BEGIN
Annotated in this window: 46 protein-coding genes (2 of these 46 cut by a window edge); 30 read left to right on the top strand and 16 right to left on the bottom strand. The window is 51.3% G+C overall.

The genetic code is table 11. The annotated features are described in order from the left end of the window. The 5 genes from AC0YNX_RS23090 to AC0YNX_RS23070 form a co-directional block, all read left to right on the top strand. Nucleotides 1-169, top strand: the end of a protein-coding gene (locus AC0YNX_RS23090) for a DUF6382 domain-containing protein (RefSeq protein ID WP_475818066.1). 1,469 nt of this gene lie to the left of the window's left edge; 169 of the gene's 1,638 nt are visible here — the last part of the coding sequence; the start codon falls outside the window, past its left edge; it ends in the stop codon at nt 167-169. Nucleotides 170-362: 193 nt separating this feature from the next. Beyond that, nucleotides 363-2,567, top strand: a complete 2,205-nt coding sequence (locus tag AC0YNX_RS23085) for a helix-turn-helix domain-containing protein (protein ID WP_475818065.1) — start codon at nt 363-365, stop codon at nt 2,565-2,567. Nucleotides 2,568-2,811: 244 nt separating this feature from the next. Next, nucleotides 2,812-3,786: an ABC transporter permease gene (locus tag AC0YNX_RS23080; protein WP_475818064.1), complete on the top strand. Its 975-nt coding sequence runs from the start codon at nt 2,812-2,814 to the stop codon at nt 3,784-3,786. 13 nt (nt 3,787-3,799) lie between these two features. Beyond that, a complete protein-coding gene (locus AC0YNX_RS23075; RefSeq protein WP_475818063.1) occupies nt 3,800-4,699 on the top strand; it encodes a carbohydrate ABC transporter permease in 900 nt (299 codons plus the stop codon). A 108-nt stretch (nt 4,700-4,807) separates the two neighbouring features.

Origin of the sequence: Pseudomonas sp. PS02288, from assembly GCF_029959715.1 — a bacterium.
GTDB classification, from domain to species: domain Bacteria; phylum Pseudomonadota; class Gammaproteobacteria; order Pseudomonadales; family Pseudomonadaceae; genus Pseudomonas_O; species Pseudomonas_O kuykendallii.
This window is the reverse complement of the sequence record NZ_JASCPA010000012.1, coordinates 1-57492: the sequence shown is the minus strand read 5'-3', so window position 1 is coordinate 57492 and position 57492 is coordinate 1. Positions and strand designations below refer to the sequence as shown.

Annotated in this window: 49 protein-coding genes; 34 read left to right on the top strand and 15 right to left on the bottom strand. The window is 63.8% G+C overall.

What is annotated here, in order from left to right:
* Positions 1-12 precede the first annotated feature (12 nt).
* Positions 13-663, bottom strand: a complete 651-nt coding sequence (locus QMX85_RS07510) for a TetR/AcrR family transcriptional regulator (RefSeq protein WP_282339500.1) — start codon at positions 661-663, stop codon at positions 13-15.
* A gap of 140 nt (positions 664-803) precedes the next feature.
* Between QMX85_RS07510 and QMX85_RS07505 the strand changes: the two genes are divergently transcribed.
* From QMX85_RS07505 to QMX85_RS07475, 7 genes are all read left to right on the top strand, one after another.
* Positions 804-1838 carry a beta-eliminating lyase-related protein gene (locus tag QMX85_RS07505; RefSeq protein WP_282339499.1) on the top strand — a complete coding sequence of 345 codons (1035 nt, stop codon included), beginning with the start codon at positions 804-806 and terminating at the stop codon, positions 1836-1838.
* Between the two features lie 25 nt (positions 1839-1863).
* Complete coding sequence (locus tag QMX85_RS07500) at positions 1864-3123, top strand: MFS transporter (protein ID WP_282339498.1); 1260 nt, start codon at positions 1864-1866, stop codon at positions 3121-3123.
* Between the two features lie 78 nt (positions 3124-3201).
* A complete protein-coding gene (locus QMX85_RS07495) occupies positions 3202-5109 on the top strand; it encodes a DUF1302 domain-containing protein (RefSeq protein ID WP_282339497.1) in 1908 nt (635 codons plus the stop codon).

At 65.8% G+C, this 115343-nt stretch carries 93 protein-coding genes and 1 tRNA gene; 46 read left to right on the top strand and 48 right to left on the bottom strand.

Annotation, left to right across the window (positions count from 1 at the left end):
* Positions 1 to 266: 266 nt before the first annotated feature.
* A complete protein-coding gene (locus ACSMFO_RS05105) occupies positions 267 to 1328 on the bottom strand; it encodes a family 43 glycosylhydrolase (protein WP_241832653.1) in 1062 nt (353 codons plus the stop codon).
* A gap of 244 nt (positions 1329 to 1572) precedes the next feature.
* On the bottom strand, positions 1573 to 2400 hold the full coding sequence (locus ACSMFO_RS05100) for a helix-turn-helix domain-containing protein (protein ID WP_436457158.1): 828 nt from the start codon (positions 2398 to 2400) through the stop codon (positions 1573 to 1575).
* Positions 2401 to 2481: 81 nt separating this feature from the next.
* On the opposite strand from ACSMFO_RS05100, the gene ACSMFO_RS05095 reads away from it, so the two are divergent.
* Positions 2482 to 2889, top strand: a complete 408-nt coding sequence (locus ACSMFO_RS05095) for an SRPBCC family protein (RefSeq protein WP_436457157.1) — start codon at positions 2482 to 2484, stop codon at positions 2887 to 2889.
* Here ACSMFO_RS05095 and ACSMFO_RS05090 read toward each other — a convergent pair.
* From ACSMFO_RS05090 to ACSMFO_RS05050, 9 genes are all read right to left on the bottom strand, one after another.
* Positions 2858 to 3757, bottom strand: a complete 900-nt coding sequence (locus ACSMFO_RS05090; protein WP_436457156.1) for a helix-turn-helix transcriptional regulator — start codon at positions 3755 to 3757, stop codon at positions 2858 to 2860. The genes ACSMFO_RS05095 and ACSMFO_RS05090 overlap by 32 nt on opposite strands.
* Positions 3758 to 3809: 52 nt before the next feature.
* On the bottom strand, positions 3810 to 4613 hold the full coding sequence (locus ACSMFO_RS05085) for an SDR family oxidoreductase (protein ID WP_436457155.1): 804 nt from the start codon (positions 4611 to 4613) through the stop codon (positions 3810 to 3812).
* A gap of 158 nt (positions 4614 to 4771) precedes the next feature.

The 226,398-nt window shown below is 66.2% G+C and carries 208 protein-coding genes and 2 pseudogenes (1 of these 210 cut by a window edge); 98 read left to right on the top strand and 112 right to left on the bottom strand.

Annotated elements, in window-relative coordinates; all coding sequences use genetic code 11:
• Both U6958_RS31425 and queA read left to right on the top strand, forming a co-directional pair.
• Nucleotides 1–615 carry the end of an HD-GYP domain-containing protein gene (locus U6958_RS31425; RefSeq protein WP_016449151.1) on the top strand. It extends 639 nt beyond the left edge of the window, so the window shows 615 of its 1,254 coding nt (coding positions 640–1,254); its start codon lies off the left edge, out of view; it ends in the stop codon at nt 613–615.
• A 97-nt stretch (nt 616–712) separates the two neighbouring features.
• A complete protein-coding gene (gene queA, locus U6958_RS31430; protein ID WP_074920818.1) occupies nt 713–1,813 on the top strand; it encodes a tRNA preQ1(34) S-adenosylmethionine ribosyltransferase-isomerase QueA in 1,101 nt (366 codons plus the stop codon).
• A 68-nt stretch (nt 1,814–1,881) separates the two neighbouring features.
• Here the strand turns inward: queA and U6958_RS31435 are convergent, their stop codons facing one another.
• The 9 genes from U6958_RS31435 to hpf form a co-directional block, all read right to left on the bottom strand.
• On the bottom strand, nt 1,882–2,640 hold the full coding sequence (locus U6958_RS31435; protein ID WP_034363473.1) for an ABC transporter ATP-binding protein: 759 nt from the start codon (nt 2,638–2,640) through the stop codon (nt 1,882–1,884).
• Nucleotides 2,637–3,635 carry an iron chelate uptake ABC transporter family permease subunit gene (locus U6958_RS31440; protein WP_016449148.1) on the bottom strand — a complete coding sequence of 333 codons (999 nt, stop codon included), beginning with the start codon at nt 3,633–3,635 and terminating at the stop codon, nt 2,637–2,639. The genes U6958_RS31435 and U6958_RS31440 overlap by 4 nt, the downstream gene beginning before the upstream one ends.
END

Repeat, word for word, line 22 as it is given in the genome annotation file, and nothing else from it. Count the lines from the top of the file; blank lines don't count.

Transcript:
* A gap of 244 nt (positions 1329 to 1572) precedes the next feature.